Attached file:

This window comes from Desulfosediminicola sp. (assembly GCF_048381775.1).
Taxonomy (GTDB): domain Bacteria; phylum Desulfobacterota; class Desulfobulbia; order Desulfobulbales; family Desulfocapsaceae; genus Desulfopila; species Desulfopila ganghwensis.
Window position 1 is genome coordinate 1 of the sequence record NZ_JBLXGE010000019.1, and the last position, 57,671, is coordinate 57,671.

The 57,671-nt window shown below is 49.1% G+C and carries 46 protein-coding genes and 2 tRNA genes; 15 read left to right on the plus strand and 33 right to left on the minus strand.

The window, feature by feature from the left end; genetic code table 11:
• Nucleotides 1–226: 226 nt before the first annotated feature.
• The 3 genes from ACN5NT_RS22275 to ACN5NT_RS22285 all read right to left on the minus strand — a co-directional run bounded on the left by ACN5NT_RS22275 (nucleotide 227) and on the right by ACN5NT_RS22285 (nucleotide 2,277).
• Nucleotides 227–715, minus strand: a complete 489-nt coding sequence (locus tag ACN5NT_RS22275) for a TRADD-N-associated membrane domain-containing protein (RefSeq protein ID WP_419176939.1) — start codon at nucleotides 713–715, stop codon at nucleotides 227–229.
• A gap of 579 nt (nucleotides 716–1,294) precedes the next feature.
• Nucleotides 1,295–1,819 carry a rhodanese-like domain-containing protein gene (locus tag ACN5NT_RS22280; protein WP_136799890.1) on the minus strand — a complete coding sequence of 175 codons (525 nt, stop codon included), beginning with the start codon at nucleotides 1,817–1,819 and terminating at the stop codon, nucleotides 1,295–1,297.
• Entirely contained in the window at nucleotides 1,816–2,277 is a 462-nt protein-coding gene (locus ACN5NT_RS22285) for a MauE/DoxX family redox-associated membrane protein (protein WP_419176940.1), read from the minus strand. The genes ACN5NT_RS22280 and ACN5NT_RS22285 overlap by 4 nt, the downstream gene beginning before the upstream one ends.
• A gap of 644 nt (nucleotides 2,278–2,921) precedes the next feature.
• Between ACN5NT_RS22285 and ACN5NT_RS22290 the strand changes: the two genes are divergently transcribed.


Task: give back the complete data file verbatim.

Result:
This window comes from Desulfosediminicola sp. (assembly GCF_048381775.1).
Taxonomy (GTDB): domain Bacteria; phylum Desulfobacterota; class Desulfobulbia; order Desulfobulbales; family Desulfocapsaceae; genus Desulfopila; species Desulfopila ganghwensis.
Window position 1 is genome coordinate 1 of the sequence record NZ_JBLXGE010000019.1, and the last position, 57,671, is coordinate 57,671.

The 57,671-nt window shown below is 49.1% G+C and carries 46 protein-coding genes and 2 tRNA genes; 15 read left to right on the plus strand and 33 right to left on the minus strand.

The window, feature by feature from the left end; genetic code table 11:
• Nucleotides 1–226: 226 nt before the first annotated feature.
• The 3 genes from ACN5NT_RS22275 to ACN5NT_RS22285 all read right to left on the minus strand — a co-directional run bounded on the left by ACN5NT_RS22275 (nucleotide 227) and on the right by ACN5NT_RS22285 (nucleotide 2,277).
• Nucleotides 227–715, minus strand: a complete 489-nt coding sequence (locus tag ACN5NT_RS22275) for a TRADD-N-associated membrane domain-containing protein (RefSeq protein ID WP_419176939.1) — start codon at nucleotides 713–715, stop codon at nucleotides 227–229.
• A gap of 579 nt (nucleotides 716–1,294) precedes the next feature.
• Nucleotides 1,295–1,819 carry a rhodanese-like domain-containing protein gene (locus tag ACN5NT_RS22280; protein WP_136799890.1) on the minus strand — a complete coding sequence of 175 codons (525 nt, stop codon included), beginning with the start codon at nucleotides 1,817–1,819 and terminating at the stop codon, nucleotides 1,295–1,297.
• Entirely contained in the window at nucleotides 1,816–2,277 is a 462-nt protein-coding gene (locus ACN5NT_RS22285) for a MauE/DoxX family redox-associated membrane protein (protein WP_419176940.1), read from the minus strand. The genes ACN5NT_RS22280 and ACN5NT_RS22285 overlap by 4 nt, the downstream gene beginning before the upstream one ends.
• A gap of 644 nt (nucleotides 2,278–2,921) precedes the next feature.
• Between ACN5NT_RS22285 and ACN5NT_RS22290 the strand changes: the two genes are divergently transcribed.